SPLYT Co Founder and CEO
Philip Holt spent the first 20 years of his career in video games, working as the general manager of EA Sports. Today, he uses that tech intellect and passion to change the way that software and application analytics are delivered, so that customers can feel empowered with the tools to understand their own audiences and then change and personalize their application to delight their users. The challenge that he, along with fellow SPLYT Co Founders Chris Staymates, V.J. LeBlanc and Jeremy Paulding, propose: “Shouldn’t software adapt to the person instead of the person adapting to the software?”
MONITOR, DIAGNOSE, CREATE
Software applications now have the ability to attract millions of users via the web or mobile devices. Yet, these audiences, made up of millions of people, are not homogenous. Rather, audiences are made up of unique individuals, each with individual interests, knowledge, and capability. The world makes software like Henry Ford made cars – mass-produced and distributed. We believe that software needs to do a much better job of recognizing and understanding unique audience members to deliver something personalized to them.
SPLYT customers can monitor whether the decisions they have made in building their websites or mobile apps are having positive or negative usage patterns with their audiences. This allows our customers to answer fundamental questions like “Are our users happy?” or “Are our users interacting with our software as we intended?” When our customers find an area of their application that isn’t behaving as they intended, they can quickly diagnose root causes, create experiments that modify their applications so they can test, and measure the impact of those changes before broadly deploying new versions of their user experience.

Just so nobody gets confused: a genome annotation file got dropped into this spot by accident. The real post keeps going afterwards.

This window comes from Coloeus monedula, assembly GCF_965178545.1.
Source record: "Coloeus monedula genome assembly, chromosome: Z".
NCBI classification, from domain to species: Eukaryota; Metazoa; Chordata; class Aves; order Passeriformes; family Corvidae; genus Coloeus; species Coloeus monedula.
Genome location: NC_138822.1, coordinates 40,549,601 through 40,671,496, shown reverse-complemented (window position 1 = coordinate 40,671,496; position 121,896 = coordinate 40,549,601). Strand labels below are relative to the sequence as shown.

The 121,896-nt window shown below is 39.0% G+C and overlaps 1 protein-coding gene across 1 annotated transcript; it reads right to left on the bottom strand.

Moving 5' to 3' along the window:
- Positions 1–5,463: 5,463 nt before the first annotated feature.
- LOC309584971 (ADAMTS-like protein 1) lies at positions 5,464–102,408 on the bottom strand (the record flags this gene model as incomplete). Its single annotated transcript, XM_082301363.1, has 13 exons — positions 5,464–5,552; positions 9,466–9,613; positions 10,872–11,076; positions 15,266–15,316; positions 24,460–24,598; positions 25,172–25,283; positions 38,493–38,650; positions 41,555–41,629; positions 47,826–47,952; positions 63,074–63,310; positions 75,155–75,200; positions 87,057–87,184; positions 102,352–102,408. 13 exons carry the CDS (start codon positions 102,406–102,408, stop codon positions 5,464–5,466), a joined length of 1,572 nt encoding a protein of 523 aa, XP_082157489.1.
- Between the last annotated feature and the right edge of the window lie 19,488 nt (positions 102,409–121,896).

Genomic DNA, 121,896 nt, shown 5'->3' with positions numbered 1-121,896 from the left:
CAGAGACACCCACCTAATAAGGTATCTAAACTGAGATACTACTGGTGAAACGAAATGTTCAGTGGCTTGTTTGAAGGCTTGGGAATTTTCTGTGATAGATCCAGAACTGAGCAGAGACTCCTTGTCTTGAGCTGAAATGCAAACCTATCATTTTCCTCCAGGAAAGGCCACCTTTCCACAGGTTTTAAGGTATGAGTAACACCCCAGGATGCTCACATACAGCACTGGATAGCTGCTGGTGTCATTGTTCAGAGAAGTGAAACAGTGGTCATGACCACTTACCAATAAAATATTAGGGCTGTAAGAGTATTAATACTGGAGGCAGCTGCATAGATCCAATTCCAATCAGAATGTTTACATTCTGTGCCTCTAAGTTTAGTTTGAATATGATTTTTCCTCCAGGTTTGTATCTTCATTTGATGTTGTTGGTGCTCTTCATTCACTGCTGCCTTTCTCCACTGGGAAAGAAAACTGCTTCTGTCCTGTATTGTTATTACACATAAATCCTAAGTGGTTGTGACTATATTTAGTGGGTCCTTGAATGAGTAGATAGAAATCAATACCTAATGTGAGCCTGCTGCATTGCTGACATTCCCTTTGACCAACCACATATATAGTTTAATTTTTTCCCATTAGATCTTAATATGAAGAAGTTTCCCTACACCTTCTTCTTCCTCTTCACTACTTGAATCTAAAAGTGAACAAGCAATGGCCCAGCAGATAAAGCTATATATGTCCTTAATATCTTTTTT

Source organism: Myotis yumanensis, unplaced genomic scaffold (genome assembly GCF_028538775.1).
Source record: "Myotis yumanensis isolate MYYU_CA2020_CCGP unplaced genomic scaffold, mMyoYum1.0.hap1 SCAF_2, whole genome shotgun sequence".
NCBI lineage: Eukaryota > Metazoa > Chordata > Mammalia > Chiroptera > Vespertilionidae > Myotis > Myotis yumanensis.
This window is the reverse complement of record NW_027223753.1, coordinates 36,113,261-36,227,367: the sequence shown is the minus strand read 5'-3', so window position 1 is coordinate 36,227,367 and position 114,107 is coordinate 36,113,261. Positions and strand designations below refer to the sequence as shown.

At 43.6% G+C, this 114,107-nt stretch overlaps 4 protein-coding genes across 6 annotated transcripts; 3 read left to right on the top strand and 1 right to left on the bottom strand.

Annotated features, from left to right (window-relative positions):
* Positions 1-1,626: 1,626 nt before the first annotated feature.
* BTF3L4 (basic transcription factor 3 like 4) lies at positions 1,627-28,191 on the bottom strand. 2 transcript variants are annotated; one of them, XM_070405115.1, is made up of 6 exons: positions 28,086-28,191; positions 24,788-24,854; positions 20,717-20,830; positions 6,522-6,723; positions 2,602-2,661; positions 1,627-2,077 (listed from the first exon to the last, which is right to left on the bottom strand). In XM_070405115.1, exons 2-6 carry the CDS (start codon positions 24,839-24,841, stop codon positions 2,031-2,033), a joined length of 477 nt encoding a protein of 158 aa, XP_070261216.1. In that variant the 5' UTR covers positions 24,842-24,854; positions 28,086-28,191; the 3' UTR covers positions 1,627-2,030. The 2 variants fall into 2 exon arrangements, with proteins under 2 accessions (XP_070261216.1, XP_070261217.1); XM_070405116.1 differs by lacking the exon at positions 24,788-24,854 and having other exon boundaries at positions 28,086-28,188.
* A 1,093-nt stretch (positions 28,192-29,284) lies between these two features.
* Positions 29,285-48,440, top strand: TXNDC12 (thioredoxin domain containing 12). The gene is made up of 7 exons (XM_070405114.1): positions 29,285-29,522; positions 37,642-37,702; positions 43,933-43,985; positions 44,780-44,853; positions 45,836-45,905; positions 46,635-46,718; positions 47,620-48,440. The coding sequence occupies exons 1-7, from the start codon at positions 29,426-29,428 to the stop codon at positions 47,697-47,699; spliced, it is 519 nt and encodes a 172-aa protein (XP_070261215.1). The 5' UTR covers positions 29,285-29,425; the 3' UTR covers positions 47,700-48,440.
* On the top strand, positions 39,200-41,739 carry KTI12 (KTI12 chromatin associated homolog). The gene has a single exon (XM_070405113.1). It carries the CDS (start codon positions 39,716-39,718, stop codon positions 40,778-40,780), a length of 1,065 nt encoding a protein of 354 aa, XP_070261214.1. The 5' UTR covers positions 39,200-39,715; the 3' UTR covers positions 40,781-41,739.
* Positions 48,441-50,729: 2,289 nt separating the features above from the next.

THE NEED FOR CONTEXT
Human intelligence is dependent on context to form new understanding. We judge new facts based on other things we know to be true. For example, if I told you two people each had $5 million and then asked you to assess which one of them is happier, you couldn’t. But if I told you that one of them had $1 million yesterday and the other had $10 million yesterday and today they both have $5 million, you could use that piece of context to assess the $5 million question.
The same thing is true with all forms of application data. We need context to judge facts and context in data is very difficult to generate. Most methods rely on manual creation of context, and because they are manual, they are incomplete and expensive. SPLYT has automated the discovery of context in data. The major benefit to that is we speed the entire process of generating insights from weeks to minutes and the process of changing applications from weeks to hours.
ORLANDO TECH COMMUNITY’S DNA
Orlando is a great place to live and work. There is a deep and wide talent pool with industry experience across simulation, data systems, user experience design, and analytics. The local universities generate a constant stream of new talent every year and the cost of living keeps our expenses down.
The Orlando Tech community, particularly the startup community in downtown Orlando, has really emerged in the last three years. This community is grassroots, organized, vibrant and growing, and has been a great place to find talent, partner with vendors and customers, and learn from each other.
Getting to revenue is a challenge for any business. The biggest thing the broader Orlando business community can do that will have major impacts on the entire region is to do business with startups. Helping to validate their product assumptions, provide real world use cases, be a reference for future customers, and provide much needed revenue are incredibly important.